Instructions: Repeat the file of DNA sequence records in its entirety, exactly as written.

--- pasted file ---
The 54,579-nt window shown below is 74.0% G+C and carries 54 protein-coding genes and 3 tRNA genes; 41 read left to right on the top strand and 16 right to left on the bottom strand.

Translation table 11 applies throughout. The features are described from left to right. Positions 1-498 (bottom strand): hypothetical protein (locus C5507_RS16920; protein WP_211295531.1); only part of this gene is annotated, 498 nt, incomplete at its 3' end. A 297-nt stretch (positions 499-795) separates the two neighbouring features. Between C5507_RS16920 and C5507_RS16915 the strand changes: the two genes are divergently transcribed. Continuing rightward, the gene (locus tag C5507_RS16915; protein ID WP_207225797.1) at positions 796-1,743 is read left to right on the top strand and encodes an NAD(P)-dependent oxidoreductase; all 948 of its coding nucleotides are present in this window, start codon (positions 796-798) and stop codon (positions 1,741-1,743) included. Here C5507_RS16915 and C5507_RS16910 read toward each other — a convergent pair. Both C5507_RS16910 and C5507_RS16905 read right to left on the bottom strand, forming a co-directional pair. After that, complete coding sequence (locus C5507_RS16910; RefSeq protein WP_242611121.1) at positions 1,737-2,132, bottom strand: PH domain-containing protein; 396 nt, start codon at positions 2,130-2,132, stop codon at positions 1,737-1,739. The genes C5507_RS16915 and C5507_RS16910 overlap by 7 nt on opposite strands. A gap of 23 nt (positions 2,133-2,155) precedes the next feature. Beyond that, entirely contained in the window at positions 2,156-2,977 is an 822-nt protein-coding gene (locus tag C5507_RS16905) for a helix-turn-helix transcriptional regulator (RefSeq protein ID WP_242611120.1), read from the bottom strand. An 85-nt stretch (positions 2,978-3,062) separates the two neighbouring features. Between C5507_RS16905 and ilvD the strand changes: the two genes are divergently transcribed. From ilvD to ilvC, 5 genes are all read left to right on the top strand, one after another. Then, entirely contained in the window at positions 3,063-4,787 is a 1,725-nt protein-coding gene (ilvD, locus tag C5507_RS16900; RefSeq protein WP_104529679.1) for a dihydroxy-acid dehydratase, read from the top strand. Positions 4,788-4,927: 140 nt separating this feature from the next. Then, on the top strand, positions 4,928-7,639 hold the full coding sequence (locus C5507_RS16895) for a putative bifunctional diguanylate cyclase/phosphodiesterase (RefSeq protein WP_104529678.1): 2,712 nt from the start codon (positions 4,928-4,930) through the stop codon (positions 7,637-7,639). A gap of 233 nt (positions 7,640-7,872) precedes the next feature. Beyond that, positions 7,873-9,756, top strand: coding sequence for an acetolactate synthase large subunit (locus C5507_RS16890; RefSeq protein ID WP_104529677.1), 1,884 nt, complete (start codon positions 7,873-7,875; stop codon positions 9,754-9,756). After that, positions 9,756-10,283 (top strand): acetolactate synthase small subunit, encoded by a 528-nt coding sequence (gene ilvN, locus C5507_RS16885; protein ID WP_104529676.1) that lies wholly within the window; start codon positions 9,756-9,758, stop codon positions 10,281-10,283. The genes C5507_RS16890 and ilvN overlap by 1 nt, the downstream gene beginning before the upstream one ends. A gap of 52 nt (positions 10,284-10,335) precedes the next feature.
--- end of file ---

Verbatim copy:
The 54,579-nt window shown below is 74.0% G+C and carries 54 protein-coding genes and 3 tRNA genes; 41 read left to right on the top strand and 16 right to left on the bottom strand.

Translation table 11 applies throughout. The features are described from left to right. Positions 1-498 (bottom strand): hypothetical protein (locus C5507_RS16920; protein WP_211295531.1); only part of this gene is annotated, 498 nt, incomplete at its 3' end. A 297-nt stretch (positions 499-795) separates the two neighbouring features. Between C5507_RS16920 and C5507_RS16915 the strand changes: the two genes are divergently transcribed. Continuing rightward, the gene (locus tag C5507_RS16915; protein ID WP_207225797.1) at positions 796-1,743 is read left to right on the top strand and encodes an NAD(P)-dependent oxidoreductase; all 948 of its coding nucleotides are present in this window, start codon (positions 796-798) and stop codon (positions 1,741-1,743) included. Here C5507_RS16915 and C5507_RS16910 read toward each other — a convergent pair. Both C5507_RS16910 and C5507_RS16905 read right to left on the bottom strand, forming a co-directional pair. After that, complete coding sequence (locus C5507_RS16910; RefSeq protein WP_242611121.1) at positions 1,737-2,132, bottom strand: PH domain-containing protein; 396 nt, start codon at positions 2,130-2,132, stop codon at positions 1,737-1,739. The genes C5507_RS16915 and C5507_RS16910 overlap by 7 nt on opposite strands. A gap of 23 nt (positions 2,133-2,155) precedes the next feature. Beyond that, entirely contained in the window at positions 2,156-2,977 is an 822-nt protein-coding gene (locus tag C5507_RS16905) for a helix-turn-helix transcriptional regulator (RefSeq protein ID WP_242611120.1), read from the bottom strand. An 85-nt stretch (positions 2,978-3,062) separates the two neighbouring features. Between C5507_RS16905 and ilvD the strand changes: the two genes are divergently transcribed. From ilvD to ilvC, 5 genes are all read left to right on the top strand, one after another. Then, entirely contained in the window at positions 3,063-4,787 is a 1,725-nt protein-coding gene (ilvD, locus tag C5507_RS16900; RefSeq protein WP_104529679.1) for a dihydroxy-acid dehydratase, read from the top strand. Positions 4,788-4,927: 140 nt separating this feature from the next. Then, on the top strand, positions 4,928-7,639 hold the full coding sequence (locus C5507_RS16895) for a putative bifunctional diguanylate cyclase/phosphodiesterase (RefSeq protein WP_104529678.1): 2,712 nt from the start codon (positions 4,928-4,930) through the stop codon (positions 7,637-7,639). A gap of 233 nt (positions 7,640-7,872) precedes the next feature. Beyond that, positions 7,873-9,756, top strand: coding sequence for an acetolactate synthase large subunit (locus C5507_RS16890; RefSeq protein ID WP_104529677.1), 1,884 nt, complete (start codon positions 7,873-7,875; stop codon positions 9,754-9,756). After that, positions 9,756-10,283 (top strand): acetolactate synthase small subunit, encoded by a 528-nt coding sequence (gene ilvN, locus C5507_RS16885; protein ID WP_104529676.1) that lies wholly within the window; start codon positions 9,756-9,758, stop codon positions 10,281-10,283. The genes C5507_RS16890 and ilvN overlap by 1 nt, the downstream gene beginning before the upstream one ends. A gap of 52 nt (positions 10,284-10,335) precedes the next feature.